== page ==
With just 10-12 residents each, Green House homes provide elders with a real home coupled with loving and well trained team of care partners. In U.S. News Money, Philip Moeller examines The Green House model and finds that it offers “a terrific quality of life for seniors that is not beyond their financial reach.”
At Green House homes, the life and care in the home is managed by Shahbazim (certified nursing assistants with 220 hours of additional education) who partner their deep knowing of the elder with the professional expertise of nurses and other clinical team members to keep costs down while providing excellent care. Moeller explains:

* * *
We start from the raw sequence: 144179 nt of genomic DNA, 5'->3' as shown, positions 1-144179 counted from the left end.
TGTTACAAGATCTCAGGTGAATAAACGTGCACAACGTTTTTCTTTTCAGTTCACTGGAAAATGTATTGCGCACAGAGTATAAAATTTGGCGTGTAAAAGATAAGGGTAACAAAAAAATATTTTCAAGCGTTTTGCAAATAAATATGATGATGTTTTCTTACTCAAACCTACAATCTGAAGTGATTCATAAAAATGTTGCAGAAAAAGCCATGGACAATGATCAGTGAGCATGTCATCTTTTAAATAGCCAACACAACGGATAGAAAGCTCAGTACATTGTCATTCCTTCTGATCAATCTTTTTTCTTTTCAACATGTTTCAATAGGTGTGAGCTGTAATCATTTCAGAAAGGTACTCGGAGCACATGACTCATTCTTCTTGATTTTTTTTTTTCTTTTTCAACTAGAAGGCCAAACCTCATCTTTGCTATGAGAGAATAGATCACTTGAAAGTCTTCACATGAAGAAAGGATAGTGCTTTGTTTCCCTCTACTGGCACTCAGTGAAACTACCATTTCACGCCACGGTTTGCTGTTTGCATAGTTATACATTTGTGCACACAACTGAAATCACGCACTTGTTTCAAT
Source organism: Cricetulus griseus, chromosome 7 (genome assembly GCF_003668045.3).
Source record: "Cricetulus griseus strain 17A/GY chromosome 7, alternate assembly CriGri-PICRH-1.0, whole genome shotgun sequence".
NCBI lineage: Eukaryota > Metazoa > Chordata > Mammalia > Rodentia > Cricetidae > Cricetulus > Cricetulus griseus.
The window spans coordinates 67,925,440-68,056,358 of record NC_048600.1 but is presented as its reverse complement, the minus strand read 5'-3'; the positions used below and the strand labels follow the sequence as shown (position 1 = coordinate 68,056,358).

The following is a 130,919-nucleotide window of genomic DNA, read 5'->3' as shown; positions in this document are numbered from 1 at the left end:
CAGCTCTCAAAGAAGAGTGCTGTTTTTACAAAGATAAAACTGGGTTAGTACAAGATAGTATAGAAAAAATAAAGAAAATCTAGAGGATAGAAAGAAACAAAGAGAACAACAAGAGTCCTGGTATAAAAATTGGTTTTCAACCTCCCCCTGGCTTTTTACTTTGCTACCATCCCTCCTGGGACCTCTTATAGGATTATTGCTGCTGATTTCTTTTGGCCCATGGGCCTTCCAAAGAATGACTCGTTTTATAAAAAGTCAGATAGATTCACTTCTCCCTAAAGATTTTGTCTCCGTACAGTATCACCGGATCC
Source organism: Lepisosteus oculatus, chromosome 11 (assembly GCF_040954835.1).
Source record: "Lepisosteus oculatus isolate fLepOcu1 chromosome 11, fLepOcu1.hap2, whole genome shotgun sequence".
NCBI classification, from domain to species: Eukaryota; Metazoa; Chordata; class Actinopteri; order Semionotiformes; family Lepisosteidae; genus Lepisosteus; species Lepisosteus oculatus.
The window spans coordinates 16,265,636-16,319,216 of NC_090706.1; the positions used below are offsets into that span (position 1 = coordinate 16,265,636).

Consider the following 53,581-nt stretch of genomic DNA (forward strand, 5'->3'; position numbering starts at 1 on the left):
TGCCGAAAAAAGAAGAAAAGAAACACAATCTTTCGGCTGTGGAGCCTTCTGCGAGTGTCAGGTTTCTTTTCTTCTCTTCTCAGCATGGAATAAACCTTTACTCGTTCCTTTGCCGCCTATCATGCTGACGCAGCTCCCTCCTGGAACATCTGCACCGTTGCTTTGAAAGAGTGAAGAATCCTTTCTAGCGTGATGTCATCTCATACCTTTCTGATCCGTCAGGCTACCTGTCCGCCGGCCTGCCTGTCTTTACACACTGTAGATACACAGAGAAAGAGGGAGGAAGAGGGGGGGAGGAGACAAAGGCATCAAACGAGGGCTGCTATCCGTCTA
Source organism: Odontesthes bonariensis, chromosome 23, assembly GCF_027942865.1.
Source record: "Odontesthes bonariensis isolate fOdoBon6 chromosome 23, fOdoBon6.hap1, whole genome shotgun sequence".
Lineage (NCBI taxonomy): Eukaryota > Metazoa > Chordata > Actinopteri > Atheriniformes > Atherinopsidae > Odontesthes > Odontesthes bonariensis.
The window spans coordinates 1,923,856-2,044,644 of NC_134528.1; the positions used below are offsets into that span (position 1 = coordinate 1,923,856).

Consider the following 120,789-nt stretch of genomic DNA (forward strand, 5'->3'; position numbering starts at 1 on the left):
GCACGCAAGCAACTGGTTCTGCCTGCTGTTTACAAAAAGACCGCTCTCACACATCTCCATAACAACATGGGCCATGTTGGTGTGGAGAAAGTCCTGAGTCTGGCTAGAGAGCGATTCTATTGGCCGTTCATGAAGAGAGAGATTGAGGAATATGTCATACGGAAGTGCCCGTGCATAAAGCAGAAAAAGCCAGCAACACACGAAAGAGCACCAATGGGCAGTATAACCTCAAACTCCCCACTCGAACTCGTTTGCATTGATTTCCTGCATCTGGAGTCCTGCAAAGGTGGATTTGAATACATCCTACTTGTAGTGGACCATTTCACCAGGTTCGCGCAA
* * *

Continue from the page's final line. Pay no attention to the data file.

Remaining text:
Central to making Green House [homes] work, explains project director David Farrell, is that nearly all of the care is provided by certified nursing assistants (CNAs). Traditionally at or near the bottom of the nursing-home skills ladder, these CNAs receive special training to allow them to perform nearly all of the staffing and management tasks needed inside a Green House. This flat management structure can save a lot of money, Farrell notes, while empowering the people in a Green House who know the most about what its residents need.
Obamacare encourages care facilities that produce good health outcomes, and Green House Project facilities do so. Also, nursing home owners are faced with big modernization needs, and Farrell believes many of them will turn to Green House [homes] and other smaller-scale projects that are much more appealing to seniors than traditional nursing homes.